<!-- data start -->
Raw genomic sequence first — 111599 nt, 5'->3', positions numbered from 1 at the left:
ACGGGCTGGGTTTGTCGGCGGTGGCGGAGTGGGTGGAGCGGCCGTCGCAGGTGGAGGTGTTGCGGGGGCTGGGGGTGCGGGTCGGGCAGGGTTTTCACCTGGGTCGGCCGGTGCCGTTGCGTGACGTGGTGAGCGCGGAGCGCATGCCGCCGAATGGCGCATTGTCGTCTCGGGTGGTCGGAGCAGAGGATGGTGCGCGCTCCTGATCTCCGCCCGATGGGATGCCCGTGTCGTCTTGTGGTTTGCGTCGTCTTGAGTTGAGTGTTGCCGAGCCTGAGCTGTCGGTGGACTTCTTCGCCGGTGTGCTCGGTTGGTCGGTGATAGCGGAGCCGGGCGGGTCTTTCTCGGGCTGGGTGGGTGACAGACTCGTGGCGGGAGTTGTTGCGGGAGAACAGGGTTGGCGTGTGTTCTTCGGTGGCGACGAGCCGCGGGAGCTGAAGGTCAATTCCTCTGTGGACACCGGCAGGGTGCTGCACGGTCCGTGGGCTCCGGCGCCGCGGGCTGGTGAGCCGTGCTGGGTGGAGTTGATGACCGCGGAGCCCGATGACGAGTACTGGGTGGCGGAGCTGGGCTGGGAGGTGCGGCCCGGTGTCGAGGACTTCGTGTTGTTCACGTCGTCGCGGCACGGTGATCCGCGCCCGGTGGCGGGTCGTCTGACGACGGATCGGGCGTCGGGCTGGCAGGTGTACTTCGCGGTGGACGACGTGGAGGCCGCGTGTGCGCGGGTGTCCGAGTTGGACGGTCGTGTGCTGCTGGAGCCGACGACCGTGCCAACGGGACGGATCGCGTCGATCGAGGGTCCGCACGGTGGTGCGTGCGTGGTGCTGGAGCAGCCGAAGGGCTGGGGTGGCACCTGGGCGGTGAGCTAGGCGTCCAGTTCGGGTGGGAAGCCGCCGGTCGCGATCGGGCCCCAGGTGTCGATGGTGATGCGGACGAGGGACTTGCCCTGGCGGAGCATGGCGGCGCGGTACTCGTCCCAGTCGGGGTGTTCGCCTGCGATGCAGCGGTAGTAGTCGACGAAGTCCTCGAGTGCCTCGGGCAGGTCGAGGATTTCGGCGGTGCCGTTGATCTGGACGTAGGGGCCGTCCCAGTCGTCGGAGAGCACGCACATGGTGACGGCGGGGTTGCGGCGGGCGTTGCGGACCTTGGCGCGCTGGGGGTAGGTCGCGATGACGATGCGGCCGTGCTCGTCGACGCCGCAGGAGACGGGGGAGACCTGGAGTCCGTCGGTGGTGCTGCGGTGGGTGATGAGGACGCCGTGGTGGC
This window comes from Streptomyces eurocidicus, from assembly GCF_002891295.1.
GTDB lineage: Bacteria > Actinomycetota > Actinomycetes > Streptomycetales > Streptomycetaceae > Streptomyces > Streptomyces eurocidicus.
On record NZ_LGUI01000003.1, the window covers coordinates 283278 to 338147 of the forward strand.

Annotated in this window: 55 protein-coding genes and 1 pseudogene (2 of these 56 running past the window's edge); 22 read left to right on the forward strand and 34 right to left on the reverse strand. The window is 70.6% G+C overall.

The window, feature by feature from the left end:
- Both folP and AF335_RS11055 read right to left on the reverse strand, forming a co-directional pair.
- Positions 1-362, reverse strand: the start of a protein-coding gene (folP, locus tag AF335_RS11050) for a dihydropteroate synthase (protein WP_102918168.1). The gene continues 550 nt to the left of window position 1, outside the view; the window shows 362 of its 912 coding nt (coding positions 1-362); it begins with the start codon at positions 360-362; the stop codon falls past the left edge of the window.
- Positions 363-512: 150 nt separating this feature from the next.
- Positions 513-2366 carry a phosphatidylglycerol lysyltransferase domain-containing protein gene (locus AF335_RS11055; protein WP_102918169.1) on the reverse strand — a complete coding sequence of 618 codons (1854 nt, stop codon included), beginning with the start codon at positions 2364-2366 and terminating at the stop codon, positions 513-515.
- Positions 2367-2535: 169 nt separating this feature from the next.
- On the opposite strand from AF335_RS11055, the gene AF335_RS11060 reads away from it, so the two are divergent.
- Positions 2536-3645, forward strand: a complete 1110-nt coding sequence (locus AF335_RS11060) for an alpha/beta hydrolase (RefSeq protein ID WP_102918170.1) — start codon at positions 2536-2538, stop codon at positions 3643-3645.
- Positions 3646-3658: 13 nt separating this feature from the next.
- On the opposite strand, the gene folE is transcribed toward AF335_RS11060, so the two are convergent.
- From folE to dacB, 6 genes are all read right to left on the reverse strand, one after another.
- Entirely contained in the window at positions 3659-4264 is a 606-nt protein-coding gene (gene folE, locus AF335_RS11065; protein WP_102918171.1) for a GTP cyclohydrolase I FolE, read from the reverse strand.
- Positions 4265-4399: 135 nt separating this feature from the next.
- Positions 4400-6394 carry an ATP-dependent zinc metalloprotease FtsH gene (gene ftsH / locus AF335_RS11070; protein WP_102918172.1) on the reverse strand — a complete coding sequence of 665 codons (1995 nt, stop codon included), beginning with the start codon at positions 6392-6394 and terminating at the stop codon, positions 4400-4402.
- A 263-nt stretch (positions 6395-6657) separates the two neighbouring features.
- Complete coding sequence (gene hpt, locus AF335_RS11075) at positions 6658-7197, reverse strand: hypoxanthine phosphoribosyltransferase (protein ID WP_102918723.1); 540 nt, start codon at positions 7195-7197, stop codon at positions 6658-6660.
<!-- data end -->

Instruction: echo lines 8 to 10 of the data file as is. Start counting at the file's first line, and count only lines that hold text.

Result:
- Both folP and AF335_RS11055 read right to left on the reverse strand, forming a co-directional pair.
- Positions 1-362, reverse strand: the start of a protein-coding gene (folP, locus tag AF335_RS11050) for a dihydropteroate synthase (protein WP_102918168.1). The gene continues 550 nt to the left of window position 1, outside the view; the window shows 362 of its 912 coding nt (coding positions 1-362); it begins with the start codon at positions 360-362; the stop codon falls past the left edge of the window.
- Positions 363-512: 150 nt separating this feature from the next.